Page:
03rd June 2020
The following is an edited transcript of a telephone conversation from earlier this year, with Fiona Spellman, Chief Executive of the Shine Trust.
Caroline: Hello, Fiona. Firstly, could you tell me about the Shine Trust and the work that you do?
Fiona: Yes, sure. The Shine Trust is a charity that funds projects that help to raise attainment and offer opportunity to disadvantaged children from the North East, North West and Yorkshire.
We moved from London to the North in August 2017, to try to tackle the significantly wider educational gap in an area that gets far less investment than the capital. We often work in partnership with aligned organisations to reduce educational inequity.
I’m pleased to say that, since we were first established in 1999 – just over 20 years ago now – the Trust has invested more than 29 million pounds in programmes which have collectively benefited over a million children.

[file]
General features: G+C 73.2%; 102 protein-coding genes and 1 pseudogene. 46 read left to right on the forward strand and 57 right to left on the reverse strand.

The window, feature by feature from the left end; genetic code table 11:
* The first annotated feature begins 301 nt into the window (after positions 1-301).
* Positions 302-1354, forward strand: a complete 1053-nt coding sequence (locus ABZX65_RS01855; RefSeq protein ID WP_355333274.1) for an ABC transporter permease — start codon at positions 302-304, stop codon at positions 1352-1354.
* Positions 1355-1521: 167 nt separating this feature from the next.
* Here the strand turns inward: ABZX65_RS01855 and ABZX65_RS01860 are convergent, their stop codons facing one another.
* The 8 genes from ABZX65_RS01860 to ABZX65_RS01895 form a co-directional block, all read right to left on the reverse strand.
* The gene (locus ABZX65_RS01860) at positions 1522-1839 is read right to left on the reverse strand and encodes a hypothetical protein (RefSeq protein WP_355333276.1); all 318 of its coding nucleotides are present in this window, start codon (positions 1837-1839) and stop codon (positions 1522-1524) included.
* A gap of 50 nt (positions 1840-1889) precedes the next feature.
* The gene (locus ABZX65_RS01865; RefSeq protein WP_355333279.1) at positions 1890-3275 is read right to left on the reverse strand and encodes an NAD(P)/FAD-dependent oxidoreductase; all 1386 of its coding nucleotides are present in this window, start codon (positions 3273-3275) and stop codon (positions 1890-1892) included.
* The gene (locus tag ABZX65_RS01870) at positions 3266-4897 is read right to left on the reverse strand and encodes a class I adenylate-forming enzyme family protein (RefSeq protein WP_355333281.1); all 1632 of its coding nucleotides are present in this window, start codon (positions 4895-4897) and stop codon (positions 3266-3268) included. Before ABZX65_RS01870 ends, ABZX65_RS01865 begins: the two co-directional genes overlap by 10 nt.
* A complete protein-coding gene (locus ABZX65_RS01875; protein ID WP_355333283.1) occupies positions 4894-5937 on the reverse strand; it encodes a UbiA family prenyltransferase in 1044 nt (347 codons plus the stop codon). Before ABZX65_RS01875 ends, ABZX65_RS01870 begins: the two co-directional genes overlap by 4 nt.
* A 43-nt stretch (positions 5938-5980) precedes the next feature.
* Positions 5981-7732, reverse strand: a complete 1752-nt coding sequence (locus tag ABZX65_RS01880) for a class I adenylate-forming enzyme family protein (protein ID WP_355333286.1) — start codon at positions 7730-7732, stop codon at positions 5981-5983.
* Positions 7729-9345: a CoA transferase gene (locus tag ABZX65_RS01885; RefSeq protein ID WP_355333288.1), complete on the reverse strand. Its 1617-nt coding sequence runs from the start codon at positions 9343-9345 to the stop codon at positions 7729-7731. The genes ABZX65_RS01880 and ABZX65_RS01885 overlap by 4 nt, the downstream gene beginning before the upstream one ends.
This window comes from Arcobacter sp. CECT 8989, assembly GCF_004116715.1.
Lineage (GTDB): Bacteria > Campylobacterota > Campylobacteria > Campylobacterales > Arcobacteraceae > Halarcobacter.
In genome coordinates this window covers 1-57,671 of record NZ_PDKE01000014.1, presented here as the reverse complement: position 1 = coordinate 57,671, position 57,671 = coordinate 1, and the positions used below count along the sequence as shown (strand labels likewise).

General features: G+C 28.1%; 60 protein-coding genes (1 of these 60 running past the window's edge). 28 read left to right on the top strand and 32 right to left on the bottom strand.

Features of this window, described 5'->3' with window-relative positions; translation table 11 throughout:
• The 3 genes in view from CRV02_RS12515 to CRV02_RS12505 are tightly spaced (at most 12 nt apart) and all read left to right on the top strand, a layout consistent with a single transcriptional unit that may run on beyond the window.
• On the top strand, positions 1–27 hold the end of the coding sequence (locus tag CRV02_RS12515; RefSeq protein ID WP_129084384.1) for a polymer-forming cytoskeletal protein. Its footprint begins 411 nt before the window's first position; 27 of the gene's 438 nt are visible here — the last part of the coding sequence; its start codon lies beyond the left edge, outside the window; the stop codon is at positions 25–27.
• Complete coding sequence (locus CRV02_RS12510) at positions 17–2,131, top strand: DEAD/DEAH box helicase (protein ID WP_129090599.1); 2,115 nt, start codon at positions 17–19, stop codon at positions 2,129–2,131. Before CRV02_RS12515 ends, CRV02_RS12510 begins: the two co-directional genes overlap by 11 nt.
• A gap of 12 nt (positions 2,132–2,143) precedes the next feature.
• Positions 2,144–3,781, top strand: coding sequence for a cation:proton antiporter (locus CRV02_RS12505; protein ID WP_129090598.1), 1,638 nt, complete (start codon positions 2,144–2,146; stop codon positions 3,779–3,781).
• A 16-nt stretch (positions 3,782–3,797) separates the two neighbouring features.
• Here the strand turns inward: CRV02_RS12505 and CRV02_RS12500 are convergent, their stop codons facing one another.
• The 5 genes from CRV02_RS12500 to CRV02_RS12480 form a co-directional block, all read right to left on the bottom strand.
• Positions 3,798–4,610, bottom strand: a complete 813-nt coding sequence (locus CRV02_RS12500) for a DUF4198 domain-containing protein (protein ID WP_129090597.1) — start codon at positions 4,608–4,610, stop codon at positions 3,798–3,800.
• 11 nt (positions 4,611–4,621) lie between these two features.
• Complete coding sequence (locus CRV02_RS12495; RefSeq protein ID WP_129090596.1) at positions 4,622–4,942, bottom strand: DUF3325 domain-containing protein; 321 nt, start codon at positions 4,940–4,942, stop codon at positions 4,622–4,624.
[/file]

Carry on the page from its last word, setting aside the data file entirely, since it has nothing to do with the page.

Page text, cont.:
Caroline: Congratulations, Fiona. That’s great to hear. Can I ask how and why you become involved with Shine?
Fiona: I began my professional career as a maths teacher but realised that the children had a whole range of other barriers in their lives behind the school gates that had an impact on them at school, too. That was when I discovered Shine, applied for a job there and was successful. I initially thought that I would work there, on something education related, for a few years and then use that experience to get back into the classroom and teach. I really relished the opportunity that Shine gave me, to address educational barriers in a much more strategic level. That was eight years ago and for the past two years, I’ve been the chief executive. We’re now based in the North, where we know we can make a real difference.
Caroline: We’re also based in the North and although there are challenges, there are examples of and opportunities for incredible educational growth, aren’t there? What kinds of projects do you support here?